It’s even touched the real estate industry, where the new currency has been the experiment of a scattered number of high-end transactions across the country.
“This is semi-chartered territory now,” says Sheryl Lowe, broker associate at Kuper Sotheby’s International Realty in Austin, Tex.
The agency completed its first sale using Bitcoin last July and has since done two more in November and December (both in the $1 million to $3 million range).
Since last fall, they have been accepting three big currencies—Bitcoin, Ethereum and Litecoin—for transactions.
In California, city and county transfer taxes have to be in U.S. dollars, so the conversion method would be the most likely way to complete a transaction.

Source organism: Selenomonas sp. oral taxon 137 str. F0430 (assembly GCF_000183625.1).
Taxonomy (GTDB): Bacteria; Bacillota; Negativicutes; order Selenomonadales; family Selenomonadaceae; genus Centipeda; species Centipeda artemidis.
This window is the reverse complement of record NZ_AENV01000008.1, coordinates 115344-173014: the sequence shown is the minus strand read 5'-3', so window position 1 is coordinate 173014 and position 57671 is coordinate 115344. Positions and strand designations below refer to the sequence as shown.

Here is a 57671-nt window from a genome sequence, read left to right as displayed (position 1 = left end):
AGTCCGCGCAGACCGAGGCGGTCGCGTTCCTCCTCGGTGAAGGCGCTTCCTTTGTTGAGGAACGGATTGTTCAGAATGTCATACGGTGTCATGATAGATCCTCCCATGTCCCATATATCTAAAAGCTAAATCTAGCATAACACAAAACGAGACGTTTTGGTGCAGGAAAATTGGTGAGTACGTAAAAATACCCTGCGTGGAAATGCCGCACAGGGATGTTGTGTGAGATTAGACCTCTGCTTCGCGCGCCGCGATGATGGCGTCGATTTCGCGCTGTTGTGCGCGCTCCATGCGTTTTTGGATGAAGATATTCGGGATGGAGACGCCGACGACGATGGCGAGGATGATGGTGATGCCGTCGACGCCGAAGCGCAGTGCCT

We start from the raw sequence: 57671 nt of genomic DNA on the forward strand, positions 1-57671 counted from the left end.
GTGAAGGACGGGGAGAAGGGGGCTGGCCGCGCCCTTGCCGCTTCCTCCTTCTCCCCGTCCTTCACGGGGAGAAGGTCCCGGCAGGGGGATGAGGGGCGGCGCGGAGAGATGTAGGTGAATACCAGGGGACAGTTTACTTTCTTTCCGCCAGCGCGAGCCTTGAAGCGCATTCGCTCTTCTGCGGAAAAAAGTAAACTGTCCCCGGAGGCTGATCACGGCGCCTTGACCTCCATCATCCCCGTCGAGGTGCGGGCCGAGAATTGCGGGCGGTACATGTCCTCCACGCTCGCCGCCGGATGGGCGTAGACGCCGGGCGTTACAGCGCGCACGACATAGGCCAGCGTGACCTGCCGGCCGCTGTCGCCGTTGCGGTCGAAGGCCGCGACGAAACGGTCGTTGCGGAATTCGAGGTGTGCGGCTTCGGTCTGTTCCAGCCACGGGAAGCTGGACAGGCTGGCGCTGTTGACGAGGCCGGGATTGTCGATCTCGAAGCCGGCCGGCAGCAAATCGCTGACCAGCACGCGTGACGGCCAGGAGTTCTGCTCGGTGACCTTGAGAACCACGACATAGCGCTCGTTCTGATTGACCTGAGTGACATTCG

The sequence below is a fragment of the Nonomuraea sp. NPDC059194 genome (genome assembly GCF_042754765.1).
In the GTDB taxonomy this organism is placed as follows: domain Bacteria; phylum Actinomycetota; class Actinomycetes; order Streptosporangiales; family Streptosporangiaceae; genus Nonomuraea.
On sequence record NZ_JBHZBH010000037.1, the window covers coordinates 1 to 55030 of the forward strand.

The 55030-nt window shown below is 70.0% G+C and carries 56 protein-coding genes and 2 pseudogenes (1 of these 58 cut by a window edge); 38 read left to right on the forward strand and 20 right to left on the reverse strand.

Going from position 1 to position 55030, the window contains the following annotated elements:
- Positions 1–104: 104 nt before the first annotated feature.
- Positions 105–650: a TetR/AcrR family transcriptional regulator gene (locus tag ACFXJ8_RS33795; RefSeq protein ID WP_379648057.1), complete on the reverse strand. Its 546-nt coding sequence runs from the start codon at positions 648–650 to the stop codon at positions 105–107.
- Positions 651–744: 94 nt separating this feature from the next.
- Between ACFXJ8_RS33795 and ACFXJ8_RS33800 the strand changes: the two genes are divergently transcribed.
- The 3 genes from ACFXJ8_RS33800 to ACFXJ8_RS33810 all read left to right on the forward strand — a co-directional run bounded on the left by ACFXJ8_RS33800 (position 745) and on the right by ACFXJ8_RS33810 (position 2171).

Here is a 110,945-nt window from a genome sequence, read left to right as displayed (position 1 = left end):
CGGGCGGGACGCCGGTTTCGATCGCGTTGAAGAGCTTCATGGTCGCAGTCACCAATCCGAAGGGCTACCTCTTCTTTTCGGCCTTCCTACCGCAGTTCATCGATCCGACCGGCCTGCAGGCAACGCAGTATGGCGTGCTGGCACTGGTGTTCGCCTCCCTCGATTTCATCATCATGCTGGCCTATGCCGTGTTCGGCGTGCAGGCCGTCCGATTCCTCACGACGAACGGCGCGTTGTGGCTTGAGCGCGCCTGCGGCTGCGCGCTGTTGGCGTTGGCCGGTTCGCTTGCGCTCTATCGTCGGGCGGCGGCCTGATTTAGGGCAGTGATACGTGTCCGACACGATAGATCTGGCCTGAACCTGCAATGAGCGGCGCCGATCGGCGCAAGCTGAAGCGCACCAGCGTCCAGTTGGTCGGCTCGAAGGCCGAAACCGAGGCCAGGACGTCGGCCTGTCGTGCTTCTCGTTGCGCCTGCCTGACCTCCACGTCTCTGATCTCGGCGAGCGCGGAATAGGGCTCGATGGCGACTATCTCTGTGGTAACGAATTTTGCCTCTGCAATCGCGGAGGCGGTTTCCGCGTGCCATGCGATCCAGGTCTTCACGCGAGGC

David Kelmenson of the Agency is the listing agent on a $6.995 million home in Los Angeles’ Brentwood neighborhood that is the firm’s first listing with Bitcoin as an accepted payment.
The idea came from a prior sale in which the Agency accepted a number of stock shares equal to the $30 million to $40 million price of the listing.
This can create headaches when trying to value how many Coins to sell in order to equal the U.S. dollar value of a transaction.
Still, the speed at which cryptocurrency transactions can happen is attractive to some realtors.
It’s likely the first large-scale auction to accept cryptocurrency.